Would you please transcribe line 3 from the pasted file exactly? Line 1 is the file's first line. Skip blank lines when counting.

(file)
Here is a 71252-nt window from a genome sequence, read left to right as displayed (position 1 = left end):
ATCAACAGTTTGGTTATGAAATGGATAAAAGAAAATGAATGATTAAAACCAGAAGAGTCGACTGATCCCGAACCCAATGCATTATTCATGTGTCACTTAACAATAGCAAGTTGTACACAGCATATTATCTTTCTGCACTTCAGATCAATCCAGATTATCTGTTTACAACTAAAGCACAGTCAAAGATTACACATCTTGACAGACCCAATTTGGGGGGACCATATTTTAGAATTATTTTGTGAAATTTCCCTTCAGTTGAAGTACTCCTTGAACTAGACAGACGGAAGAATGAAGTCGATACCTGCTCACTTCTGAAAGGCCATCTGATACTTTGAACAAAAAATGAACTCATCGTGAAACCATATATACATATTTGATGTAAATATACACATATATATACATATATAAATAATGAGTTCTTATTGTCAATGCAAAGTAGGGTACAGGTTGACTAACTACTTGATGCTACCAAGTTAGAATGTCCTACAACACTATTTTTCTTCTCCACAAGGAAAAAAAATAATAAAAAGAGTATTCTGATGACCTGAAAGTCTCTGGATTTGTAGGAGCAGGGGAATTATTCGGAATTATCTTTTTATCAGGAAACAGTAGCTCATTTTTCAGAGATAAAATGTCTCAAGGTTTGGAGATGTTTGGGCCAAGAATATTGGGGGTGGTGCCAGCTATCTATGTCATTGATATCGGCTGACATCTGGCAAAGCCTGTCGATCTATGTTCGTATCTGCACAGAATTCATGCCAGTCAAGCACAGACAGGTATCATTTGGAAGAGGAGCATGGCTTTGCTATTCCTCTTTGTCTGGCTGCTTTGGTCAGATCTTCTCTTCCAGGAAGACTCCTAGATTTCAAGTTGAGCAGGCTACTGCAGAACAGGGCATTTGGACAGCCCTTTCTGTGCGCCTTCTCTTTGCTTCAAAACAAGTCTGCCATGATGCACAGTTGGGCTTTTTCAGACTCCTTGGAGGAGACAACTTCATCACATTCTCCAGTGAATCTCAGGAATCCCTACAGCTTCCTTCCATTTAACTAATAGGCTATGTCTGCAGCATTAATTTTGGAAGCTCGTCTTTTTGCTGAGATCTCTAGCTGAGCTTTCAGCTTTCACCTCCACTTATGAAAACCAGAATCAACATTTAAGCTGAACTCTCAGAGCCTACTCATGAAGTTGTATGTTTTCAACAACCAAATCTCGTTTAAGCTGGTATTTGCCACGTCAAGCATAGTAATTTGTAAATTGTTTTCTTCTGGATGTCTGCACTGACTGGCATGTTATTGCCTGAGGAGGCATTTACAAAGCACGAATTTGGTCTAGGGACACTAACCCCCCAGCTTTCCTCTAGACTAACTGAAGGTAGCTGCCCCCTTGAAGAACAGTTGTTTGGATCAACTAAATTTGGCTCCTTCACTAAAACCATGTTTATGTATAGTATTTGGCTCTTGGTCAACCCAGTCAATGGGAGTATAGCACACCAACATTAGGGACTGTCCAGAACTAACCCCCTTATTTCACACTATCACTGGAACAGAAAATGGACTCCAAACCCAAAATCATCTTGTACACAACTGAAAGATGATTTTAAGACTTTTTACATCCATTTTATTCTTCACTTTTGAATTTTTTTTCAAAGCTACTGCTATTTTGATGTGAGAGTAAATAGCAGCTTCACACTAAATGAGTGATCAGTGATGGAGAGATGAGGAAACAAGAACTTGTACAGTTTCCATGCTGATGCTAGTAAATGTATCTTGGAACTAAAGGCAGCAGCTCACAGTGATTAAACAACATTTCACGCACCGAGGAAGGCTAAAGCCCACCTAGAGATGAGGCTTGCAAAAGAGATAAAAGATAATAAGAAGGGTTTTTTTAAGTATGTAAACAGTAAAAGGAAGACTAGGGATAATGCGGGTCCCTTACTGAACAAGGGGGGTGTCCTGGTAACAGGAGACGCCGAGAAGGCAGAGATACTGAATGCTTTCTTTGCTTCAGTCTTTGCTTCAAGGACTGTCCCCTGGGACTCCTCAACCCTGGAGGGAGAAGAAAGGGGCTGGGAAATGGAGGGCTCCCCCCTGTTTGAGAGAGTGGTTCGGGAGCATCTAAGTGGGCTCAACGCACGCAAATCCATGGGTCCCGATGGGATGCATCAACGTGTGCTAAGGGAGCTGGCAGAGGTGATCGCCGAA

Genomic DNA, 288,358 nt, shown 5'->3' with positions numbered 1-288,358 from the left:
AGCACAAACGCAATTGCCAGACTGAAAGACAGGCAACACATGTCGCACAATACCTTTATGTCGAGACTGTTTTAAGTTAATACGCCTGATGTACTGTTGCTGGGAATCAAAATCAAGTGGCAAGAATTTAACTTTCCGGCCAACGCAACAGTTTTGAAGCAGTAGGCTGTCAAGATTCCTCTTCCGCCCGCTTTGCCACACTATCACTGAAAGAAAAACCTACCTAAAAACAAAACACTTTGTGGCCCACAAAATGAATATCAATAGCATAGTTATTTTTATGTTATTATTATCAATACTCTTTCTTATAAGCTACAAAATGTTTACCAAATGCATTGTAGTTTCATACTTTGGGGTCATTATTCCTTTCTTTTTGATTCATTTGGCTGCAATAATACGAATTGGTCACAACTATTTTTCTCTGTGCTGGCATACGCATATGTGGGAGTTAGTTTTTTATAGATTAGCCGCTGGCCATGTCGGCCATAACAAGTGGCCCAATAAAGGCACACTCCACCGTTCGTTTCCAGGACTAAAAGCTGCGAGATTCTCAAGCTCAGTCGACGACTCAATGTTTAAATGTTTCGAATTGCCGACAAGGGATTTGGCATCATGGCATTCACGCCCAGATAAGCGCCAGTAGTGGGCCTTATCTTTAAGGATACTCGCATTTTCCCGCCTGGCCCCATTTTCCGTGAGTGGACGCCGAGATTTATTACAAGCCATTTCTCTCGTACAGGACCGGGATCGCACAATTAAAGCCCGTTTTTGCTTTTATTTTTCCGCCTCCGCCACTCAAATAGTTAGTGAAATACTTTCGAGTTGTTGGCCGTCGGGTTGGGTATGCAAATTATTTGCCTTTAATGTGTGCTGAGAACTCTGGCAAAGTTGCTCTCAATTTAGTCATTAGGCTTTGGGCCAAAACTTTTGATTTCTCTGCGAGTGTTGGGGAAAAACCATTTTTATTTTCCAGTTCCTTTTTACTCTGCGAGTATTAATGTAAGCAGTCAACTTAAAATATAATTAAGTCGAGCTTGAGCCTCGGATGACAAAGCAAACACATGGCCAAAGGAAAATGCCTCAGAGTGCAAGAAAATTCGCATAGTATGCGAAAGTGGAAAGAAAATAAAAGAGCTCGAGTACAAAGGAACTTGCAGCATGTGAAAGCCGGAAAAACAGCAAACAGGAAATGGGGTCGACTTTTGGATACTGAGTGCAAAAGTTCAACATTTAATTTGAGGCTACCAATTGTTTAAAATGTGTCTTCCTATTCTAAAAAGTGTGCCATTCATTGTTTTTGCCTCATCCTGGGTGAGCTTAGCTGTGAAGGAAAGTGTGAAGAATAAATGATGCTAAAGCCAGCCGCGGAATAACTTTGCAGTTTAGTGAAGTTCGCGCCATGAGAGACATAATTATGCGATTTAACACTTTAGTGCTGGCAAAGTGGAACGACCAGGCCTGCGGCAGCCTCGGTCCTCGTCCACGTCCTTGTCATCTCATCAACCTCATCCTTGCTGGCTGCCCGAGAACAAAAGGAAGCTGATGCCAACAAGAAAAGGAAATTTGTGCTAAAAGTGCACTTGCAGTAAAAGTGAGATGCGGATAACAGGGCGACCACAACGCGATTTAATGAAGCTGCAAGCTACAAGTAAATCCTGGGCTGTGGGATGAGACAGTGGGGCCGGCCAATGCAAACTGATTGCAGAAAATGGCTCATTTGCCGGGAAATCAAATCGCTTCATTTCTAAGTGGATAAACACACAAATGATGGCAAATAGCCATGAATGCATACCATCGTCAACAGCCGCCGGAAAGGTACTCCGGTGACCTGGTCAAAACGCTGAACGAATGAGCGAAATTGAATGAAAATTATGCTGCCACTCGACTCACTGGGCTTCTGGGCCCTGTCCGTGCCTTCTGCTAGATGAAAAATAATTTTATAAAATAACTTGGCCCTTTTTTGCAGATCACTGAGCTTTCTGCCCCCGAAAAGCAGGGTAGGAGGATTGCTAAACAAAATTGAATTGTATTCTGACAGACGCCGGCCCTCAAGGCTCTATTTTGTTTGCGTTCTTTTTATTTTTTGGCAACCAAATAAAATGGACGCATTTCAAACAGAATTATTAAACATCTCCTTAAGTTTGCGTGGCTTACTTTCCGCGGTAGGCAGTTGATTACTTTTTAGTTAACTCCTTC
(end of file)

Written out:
Genomic DNA, 288,358 nt, shown 5'->3' with positions numbered 1-288,358 from the left: